With the forced loss of traditional food sources and the deficiency of affordable fresh foods, their diets now are filled with high quantities of foods with high added sugar content and sodium, which is reflected in the high percentage of diabetes in the population.
Compared to the 8.7% of non-hispanic white individuals, more than 16% of Native Americans have been diagnosed with diabetes. While this alarming rate of diabetes appears within a small population, this rate has been attributed to dietary rather than genetic factors. “Several studies have shown that unhealthy, nontraditional foods like canned meats and fast-food, are a large part of the problem,” notes Dr. Amanda Fretts, an epidemiologist who has studied the dietary habits of Native Americans. With scientific evidence attributing poor health outcomes to diet, the impact of the lack of access to fresh food is apparent.
With numerous resources attributing the poor health outcomes and high prevalence of disease in Native American populations to poor dietary habits, it is time that the American government is held accountable for the history of systemic oppression. To begin to improve health on reservations, federal funding for Native American programs needs to increase. In 2019, the GOP recommended that for the 2020 fiscal year, the Supplemental Nutrition Assistance Program (SNAP) would decrease by $17.2 billion, and families with an income of at least $90 per month would have to receive half of their SNAP benefits as canned or shelved items. Potential decreases in funding to programs aimed at mitigating the absence of fresh produce is only perpetuating the harm to Native American communities, and these programs need to receive better federal funding to enable those who rely on their benefits to adequately feed their families and to begin repairing the damages done by colonialist actions.
Furthermore, the federal government needs to utilize its power to provide incentives for supermarkets, who sell affordable produce, to open stores in areas that may traditionally be seen as unprofitable. When opening these grocery stores, incentives and programs that educate and encourage shoppers need to be an integral aspect of the shopping experience. Simply introducing accessible produce will help address the issue of food insecurity but may not immediately eradicate dietary habits.
In tandem with increasing federal funding for nutritional aid programs, additional non-profit organizations have been created to fight food insecurities rampant on reservations. The Fruits and Vegetables Prescription Program, which was started in the Four Corners region in partner with Partners In Health, provides patients with a “prescription” that is worth a month’s worth or free fruits and vegetables at their local store, and Partners In Health then reimburses the local stores. This has made produce more accessible and has demonstrated direct impacts on individual’s health, as one-third of children who were overweight at the initiation of the program are now at a healthy weight. Even though it is an example of a small scale intervention, the program demonstrates that change can be made and the health of a population can be improved with more affordable and accessible options.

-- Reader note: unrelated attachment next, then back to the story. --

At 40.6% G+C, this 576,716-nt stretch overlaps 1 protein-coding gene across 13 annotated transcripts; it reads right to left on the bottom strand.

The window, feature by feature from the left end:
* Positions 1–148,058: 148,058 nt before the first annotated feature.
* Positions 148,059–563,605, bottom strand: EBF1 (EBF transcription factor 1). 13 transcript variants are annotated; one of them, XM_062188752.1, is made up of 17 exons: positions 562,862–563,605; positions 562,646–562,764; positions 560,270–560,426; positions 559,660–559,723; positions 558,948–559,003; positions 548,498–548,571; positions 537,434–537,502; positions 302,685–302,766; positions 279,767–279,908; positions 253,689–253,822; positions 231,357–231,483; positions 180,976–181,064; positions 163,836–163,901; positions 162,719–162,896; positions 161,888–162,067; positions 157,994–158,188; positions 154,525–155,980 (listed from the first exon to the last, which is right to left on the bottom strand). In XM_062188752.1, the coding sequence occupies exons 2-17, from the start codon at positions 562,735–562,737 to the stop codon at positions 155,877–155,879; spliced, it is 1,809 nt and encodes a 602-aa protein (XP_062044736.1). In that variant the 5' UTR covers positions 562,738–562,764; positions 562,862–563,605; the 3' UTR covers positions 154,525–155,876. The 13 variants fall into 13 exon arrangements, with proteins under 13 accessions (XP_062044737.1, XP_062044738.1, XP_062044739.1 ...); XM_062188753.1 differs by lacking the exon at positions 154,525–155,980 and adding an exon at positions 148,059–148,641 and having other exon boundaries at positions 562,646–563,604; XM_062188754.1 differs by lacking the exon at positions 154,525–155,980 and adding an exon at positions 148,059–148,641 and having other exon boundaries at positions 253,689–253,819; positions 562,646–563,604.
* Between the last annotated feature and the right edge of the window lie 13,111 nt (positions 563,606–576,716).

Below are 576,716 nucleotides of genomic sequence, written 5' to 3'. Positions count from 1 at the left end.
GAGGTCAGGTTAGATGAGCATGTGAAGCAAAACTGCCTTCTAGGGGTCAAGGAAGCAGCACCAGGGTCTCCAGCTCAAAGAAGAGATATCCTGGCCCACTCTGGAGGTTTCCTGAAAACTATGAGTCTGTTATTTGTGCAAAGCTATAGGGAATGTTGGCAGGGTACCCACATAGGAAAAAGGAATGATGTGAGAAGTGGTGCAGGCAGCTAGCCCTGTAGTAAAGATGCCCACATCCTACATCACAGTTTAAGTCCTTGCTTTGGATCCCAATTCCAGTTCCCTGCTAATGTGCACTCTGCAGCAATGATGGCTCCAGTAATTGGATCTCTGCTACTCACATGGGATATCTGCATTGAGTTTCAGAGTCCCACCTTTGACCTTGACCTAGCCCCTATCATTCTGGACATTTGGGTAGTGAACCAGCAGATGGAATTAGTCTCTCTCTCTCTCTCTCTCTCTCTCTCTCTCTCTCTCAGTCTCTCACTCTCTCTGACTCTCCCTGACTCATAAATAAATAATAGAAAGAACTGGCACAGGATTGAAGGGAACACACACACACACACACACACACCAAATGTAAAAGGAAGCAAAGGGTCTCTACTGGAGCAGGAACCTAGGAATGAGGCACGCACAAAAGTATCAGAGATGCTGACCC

While innovative programs are popping up on reservations and amongst other vulnerable groups to address food inequality, the federal government ultimately needs to take greater responsibility to solve the unequal access to healthy food. The 2020 elections offer an opportunity to vote for politicians that are dedicated to advocating for health equity for all populations and equitable health care options. Make sure that you are registered to vote and have signed up for your mail in ballot, if you need. We as voters need to ensure that our voices are heard and that all populations have equal opportunities to live healthy lives.
With shelves empty of the traditionally easy to find toilet paper and aisles barren of baker’s yeast, grocery store aisles across the country were filled with palpably tense air, as stressed shoppers braced for the unknowns of stay-at-home orders and uncertainties within their lives. With an unprecedented increase in demand for large quantities of everyday items, manufacturers began to experience the effects of the consumers’ frenzy. “There is not a supply shortage, but it does take some time for the manufacturing process and our supply chain to catch up from the significant spike in demand,” stated the interim president of Giant Food, an American supermarket chain. While many producers quickly bounced back from the increased demand, the meatpacking industry has struggled to process its normal quantities due to the temporary closures of plants resulting from high numbers of positive coronavirus cases amongst plant employees, a predominantly immigrant population. The outbreaks of the novel coronavirus in meatpacking plants not only threaten the meat supply chain, but more importantly place many immigrant employees at risk of contracting COVID-19 or facing severe financial repercussions.
When the Smithfield Foods facility in Sioux Falls, South Dakota closed in April due to positive novel coronavirus cases among employees, approximately 550 livestock farmers lacked a plant to process their livestock. As the Sioux Falls facility accounts for 4 to 5% of all pork produced in the US, its closure greatly reduced the supply of pork in grocery stores and restuarants. Soon after the South Falls facility, multiple other meatpacking plants closed as a result of the spread of COVID-19 among their employees.
Although the various closed meatpacking plants are not physically close to one another, it isn’t shocking that multiple meatpacking facilities experienced large numbers of concentrated cases. Working elbow-to-elbow to utilize all the space in a factory, “some workers had as little as three feet of space at the cutting table.” These close quarters led to 28,303 confirmed coronavirus cases and 102 coronavirus-related deaths among meat-packers as of June, 26 2020.